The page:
What do you like most about it (and the AF in general)?

The best part about my current assignment is the flexibility. As a member of the CNODP you are an intern and you have the flexibility to work wherever in the agency you chose. No one tells you what office to work for. However, as a CNODPer, you are expected to perform, work hard, and know your stuff. Our CNODP class worked hard during our three years to really expand the program and get CNODP out there. Now we are recognized across the Air Force as Cyber Experts and are requested for numerous projects and support. It's awesome being able to work with so many different units on their tough cyber problems!

What do you like least about it (and the AF in general)?

The biggest dislike is moving. Generally it's not so bad, but when you stack a 2.5 month TDY, PCS, 2 month TDY back to back to back, right after you sell your house and your moving plans change 5 times, it can get really frustrating! Especially when your 9 month pregnant wife and 2 year old son join you in the TLF for the 2.5 month TDY because you had already sold your house before your PCS plans changed.

Additionally there are a lot of silly things the Air Force does, both big Air Force and local units. I won't spoil the fun for you by telling you what they are :) Overall the Air Force life is great!

What surprised you most about the Air Force?

Showing up to work at a new job and being expected to know what's going on and to perform as a leader. That didn't mean you couldn't ask tons of questions to learn about systems, protocol, and how things work! In fact, it's highly recommended and almost expected!

What advice do you have for future/current cadets?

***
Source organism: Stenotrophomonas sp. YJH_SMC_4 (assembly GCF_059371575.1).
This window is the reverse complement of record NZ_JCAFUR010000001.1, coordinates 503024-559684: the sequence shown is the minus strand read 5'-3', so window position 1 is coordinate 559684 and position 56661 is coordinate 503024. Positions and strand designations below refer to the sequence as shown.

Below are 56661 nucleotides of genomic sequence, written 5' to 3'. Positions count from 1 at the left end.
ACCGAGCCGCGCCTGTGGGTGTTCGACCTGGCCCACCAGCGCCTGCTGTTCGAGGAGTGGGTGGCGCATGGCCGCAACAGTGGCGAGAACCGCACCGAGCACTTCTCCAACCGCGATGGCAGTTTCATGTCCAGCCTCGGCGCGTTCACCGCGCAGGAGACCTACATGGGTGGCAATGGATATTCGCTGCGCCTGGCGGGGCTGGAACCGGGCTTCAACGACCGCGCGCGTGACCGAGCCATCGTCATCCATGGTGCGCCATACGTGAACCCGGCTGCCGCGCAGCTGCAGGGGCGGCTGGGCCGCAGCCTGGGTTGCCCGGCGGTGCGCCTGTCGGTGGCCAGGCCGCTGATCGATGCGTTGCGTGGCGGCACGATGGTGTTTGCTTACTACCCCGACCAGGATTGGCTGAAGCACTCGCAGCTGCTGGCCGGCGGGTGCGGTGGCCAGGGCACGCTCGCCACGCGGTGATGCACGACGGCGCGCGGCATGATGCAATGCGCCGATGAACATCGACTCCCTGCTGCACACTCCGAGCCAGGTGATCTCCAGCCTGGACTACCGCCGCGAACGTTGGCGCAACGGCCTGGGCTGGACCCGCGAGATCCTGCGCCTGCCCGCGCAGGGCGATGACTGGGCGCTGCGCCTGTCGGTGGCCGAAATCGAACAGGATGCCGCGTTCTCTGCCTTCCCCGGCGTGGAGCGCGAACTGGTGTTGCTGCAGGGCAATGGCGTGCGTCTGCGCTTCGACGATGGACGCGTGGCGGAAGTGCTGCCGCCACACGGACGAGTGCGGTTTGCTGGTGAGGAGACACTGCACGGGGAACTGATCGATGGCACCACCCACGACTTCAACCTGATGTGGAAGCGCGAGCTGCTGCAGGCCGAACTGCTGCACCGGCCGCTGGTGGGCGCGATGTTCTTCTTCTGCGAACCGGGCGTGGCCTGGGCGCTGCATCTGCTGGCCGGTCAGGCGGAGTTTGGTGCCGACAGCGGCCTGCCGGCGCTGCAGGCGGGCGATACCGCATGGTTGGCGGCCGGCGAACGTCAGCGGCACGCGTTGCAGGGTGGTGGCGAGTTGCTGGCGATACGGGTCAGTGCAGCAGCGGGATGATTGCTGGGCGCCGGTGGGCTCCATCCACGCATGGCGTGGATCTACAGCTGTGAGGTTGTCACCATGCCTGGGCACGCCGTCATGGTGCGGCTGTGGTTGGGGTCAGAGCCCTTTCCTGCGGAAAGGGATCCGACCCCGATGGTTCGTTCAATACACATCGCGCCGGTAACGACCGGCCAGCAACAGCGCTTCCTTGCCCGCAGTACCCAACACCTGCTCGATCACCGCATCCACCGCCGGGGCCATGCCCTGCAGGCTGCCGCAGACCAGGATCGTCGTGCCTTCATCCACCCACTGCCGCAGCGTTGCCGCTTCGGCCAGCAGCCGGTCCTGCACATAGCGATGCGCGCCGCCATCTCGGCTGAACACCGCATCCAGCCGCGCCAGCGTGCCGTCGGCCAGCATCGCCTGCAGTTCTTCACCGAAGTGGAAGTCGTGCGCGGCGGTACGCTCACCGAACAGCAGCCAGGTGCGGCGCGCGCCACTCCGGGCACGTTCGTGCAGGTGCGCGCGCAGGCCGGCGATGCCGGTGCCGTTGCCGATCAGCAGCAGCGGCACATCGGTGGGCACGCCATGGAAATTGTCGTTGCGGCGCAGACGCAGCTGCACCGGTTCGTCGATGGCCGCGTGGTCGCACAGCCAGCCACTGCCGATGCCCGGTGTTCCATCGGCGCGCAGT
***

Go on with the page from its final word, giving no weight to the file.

Work hard where you are now! You may think your grades now don't really matter as long as you get what you need to commission. You may think that's the case especially if you don't plan on going for a rated slot. You never know when you'll want to apply for a special job or opportunity where they will want a copy of your transcript and your GPA will be a deciding factor! Plus, working hard in ROTC will give you a good work ethic and translate into hard, effective work  in all your assignments. Your supervisors and commanders will recognize your hard work and you'll stand out among your peers. Plus America will thank you for your hard work :)

And, if you haven't caught on from my past answers...bloom where you are planted. The air force may put you down a path you didn't expect, or didn't want at first, but there are good things to do everywhere and it will be fun if you make it so!

How did ROTC prepare you for your job now?

Every semester you get a new job and are expected to perform. You read the continuity and ask questions of others who previously did the job. You have a short amount of time to get your thoughts together before you need to start showing results! On Active Duty when you get to a new job you are immediately expected to perform!

Anything else you'd like to add? 

Work hard, play hard! Make friends with your coworkers and other CGOs! And seriously, networking gets you very far in the Air Force! I'm also in LEAP for German, and I'm a National Administrative Consultant for Arnold Air Society and the previous AAS National Webmaster. Feel free to hit me up for any questions about ROTC, being an engineer, CNODP, LEAP, AAS, Air Force, anything!